There are many exciting types of crustaceans swimming around on the shores of our seas and oceans, including crabs, lobsters, octopuses and shrimps. Since these crustaceans are all quite similar, we thought we’d give you a better understanding of the more unusual pillbug.
As we’ve mentioned, this is the only crustacean that has developed the ability to live on land rather than in the water. So, what else is interesting about them?
These little grey creatures are often compared to an armadillo because both can roll into a ball when disturbed. Pillbugs are much smaller than armadillos though, making them more of a mini version.
Unlike other crustaceans, they live under leaves, mulch and rocks and are also nocturnal. They’re happiest in more humid daytime conditions, which is why you’ll usually find them hiding in damp areas.
Are insects invertebrates?
Insects are the third and final type of invertebrates, and they’re also the largest. Insects usually have six legs, two antennae and three body parts rather than two. While some might have wings, others don’t which can be confusing. The easiest way to remember is that if an invertebrate has wings, then it’s most likely an insect.
Common invertebrate insects include:
Butterflies are best known for their wings covered in beautiful colours and patterns, but it can often be forgotten that they’re part of the insect family. They also have an exoskeleton which protects their bodies.
These colourful creatures also go through the process of metamorphosis before hatching into a butterfly, although sadly, many eggs don’t make it to adulthood. Predators such as ants, wasps, spiders, and birds include butterflies in their diets.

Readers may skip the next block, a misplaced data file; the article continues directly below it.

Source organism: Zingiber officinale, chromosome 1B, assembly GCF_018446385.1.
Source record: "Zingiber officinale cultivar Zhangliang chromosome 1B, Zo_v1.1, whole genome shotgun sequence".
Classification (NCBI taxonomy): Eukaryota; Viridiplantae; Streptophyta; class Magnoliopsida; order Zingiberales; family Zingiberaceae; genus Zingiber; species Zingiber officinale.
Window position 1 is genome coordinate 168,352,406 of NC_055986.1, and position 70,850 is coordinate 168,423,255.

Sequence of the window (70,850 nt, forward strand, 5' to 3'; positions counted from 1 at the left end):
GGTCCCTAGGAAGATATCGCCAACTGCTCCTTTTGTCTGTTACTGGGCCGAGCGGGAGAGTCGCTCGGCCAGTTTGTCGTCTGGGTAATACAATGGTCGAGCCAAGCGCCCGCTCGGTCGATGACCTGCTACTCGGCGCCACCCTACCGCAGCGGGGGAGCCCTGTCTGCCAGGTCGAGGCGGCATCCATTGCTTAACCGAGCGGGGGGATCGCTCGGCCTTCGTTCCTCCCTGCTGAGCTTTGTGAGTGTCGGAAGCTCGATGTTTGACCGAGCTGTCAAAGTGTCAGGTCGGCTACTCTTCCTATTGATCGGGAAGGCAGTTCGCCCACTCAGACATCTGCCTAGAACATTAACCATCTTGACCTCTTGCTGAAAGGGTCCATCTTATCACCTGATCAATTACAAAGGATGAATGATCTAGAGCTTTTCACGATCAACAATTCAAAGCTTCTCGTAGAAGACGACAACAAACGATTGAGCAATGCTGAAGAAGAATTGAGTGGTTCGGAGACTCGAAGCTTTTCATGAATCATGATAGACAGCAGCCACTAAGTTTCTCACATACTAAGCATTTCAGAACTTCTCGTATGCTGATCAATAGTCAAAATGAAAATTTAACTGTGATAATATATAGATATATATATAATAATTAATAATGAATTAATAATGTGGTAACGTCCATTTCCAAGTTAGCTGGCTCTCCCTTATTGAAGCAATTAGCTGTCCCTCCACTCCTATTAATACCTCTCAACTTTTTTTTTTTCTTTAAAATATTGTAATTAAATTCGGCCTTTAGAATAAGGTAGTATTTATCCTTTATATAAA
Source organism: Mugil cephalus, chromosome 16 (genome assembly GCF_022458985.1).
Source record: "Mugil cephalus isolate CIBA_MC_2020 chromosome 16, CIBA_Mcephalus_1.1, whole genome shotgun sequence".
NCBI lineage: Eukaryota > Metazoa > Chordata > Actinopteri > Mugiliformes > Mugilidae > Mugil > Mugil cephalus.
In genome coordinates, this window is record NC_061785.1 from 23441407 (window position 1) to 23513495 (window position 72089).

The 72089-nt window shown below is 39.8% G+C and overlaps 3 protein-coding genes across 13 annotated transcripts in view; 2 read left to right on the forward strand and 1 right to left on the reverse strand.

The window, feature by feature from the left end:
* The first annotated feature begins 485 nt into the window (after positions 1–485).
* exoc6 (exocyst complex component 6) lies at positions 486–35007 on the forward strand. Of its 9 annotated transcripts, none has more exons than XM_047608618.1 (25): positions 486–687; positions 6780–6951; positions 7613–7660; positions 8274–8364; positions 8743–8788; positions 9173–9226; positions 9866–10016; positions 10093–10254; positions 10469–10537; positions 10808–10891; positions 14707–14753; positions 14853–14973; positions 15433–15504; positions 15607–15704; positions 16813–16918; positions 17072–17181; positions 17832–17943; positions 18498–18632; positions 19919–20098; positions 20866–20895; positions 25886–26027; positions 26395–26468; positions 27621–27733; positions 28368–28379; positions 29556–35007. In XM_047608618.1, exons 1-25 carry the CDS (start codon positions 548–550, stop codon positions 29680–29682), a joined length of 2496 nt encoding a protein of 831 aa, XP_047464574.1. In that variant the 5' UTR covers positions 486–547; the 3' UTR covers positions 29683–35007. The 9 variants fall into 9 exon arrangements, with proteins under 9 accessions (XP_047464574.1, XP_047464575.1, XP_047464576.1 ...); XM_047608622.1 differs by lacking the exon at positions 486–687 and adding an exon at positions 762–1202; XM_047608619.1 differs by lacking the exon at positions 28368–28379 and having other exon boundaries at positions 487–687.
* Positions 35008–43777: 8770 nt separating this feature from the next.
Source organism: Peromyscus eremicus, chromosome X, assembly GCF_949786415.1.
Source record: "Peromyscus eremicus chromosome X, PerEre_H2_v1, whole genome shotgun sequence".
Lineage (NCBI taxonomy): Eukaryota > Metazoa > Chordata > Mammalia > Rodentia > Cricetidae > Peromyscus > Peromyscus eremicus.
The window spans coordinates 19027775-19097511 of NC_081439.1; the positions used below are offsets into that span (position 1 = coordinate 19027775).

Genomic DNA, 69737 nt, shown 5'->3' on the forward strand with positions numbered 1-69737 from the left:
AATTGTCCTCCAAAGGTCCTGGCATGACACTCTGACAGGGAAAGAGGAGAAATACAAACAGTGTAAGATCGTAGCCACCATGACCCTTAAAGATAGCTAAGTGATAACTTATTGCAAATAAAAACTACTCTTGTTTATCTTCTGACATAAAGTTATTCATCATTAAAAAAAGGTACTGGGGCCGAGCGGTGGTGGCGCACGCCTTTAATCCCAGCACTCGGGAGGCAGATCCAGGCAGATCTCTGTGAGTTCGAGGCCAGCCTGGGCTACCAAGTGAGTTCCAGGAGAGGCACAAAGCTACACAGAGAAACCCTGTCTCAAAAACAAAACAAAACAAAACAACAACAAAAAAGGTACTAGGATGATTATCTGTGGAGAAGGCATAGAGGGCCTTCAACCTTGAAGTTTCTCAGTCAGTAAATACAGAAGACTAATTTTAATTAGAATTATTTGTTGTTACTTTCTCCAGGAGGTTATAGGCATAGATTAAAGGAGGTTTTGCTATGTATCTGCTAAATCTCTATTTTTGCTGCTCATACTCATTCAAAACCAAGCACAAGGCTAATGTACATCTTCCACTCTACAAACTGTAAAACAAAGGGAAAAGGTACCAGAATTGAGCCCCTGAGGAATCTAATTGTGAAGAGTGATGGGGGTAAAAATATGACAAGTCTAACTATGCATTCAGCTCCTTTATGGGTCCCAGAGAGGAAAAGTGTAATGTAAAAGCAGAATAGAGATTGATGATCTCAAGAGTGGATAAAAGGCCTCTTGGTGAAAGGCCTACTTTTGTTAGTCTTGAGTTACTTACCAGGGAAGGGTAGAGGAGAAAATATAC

Meanwhile, an adult butterfly’s diet couldn’t be more different. They are only able to get their nutrients by sipping on liquids from damp patches on surfaces to nectar from flowers. They have something called a proboscis, which acts like a straw to help them with this process.
Why are invertebrates important?
Invertebrates are super important for keeping the ecosystem going. This is mainly because they’re a major food source for a lot of vertebrate animals and even other invertebrates. Without them, the ecosystem would become unbalanced, other animals would lose out on their food source and many of the products and services we benefit from wouldn’t be possible.
For example, bees are one of the most important invertebrates because they produce honey and beeswax. Without a large population of bees, we wouldn’t be able to enjoy these things and use them in our lives.
Since most invertebrates are at the bottom end of the food chain, they’re a critical food source for a lot of other creatures. If they can’t provide nutrients to the creatures and animals higher up in the chain, it can cause the whole system to fall apart. This is why we need to protect our invertebrates as much as possible.
One of the most unexpected benefits of invertebrates is that many insects feed on dead animals and plants, which ends up recycling nutrients back into the soil. As a result, we get to enjoy a cleaner environment with better soil quality. Forests, crops, and other natural areas can thrive when insects are doing their bit to help.